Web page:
Jan. 1st. 1901.|
Maryport, Cumberland, England.
|Died||Sydney N.S,W. Australia.|
|Nationality||British / Australian|
|Employer||China Navigation Co.|
|Children||Son, "Sandy" A.H.MacDonald|
After an apprenticeship with J.L.Thorneyroft & Co. Hamish joined the Cunard Line. and as 23rd / 22nd Engineer on the S.S. Mauritania. On joining, his initial station on standby when entering and leaving port was looking after the propellor shaft bearings etc. Ater 3 1/2 years with the Cunard line he obtained his 2nd class cerificate (steam) No. 65708. During the oral examination the examiner asked him what was the material used in bilge pipework, he replied copper, to which the examiner replied;- " you are another engineer from the "Mauritania"
January 5th. 1928. Joined the service of The China Navigation Co. and stayed with the company until his retirement on July 16th. 1967.
During the first tour of duty he sailed as 3/E and 2/E, as required, on the following vessels:- "Kanchow", "Kiukiang", "Ngankin" "Soochow II", "Kalgan II", "Szechuen II", "Tatung I", "Shansi I", "Taming", "Ichang II", "Linan", "Kaying", "Shuntien I", "Shengking II", "Nanning II". He was 2/E on the "Shenking II" when she went aground for 5 days, on Chemeng Island on June 12th. 1932.
March 14th 1931. Took 6 months local leave in Shanghai, obtaining his 1st class B.O.T. Certificate (Steam.) No. 72058. in Southhampton on Nov. 11 1931. He travelled to the U.K. by the Trans Siberian railway to Moscow thence by European railways. The choice to travel overland was that it only took between 10 to 12 days, which was considerably quicker than the time taken by ship which was approximately 4 weeks. After local leave he sailed as 2/E on the "Chengtu I ".
25th. Sept.1933. Proceeded on home leave and travelled by the "Empress of Russia" to the U.K. In rhe early 1960's he related that while in the U.K. he obtained his pilots licence (Aircraft) with the idea of taking up a career in civil aviation, however abandoned the idea after seeing the number of qualified and experienced pilots chasing the few jobs available. View Images Section below.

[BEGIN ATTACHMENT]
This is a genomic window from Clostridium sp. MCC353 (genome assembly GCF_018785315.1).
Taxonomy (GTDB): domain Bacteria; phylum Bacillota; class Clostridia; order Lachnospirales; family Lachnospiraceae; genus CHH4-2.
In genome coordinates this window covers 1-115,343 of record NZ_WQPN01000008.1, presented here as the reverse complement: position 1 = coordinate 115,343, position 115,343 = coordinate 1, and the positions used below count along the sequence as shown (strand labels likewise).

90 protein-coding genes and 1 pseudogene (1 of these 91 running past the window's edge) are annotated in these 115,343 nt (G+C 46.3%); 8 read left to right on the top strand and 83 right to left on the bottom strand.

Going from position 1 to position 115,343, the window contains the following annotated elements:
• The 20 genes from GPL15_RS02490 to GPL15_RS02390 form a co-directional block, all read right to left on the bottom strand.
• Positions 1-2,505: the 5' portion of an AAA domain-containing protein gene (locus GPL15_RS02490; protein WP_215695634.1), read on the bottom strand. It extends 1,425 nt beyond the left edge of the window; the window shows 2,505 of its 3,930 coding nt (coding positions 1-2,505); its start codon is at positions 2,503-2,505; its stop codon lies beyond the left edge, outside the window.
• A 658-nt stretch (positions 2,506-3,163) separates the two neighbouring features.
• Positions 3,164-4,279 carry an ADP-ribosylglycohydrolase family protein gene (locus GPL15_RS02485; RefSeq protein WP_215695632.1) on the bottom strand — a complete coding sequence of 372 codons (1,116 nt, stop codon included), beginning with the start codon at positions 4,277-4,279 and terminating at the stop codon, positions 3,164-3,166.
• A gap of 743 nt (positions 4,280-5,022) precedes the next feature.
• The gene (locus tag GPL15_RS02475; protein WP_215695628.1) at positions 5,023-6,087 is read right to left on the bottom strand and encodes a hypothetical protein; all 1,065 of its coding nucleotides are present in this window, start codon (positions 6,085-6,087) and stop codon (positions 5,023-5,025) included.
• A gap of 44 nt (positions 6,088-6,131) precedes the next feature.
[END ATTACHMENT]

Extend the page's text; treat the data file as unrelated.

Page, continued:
On return from leave on 26th.Aug.1934, he sailed as 2/E and C/E on the following vessels;- "Kintang", "Taming", "Suiyang", "Kiungchow", "Hoihow II", "Shantung II", "Yochow II, "Hupeh II", "Nanchang II", "Wantung", "Whangpu", and "Tatung".
February 1st 1939. His pay and rank as Chief Engineer effective from this date and placed on the "On Turn" List
March 1st. 1940. Proceeded on 6 months Home Leave to Canada. (at Shanghai).
September 1st 1940. He returned from leave and served on the following vessels :- "Hsin Peking I" ,"Wan Yuan" ,"Soochow II", "Whangpu", ""Shuntien II", "Hanyang II", "Hunan II", , "Nanchang II", "Nanning II", "Ninghai II", "Wantung", "Anhui II".
August 27th. 1941. Unfortunately he spent 6 days in hospital in Shanghai, with a bad bout of influenza.
August 1943. Obtained his Motor endorsment to his Ist class B.O.T. Certificate in Sydney.
Refer to the "Anhui II" re-escape from Manilla when his wife and son were interned for the duration of the war by the Japanese.
September 9th. 1944. Hamish was placed on the substantive list as Chief Engineer, with an acting time of 1 year, 9 months and 25 days.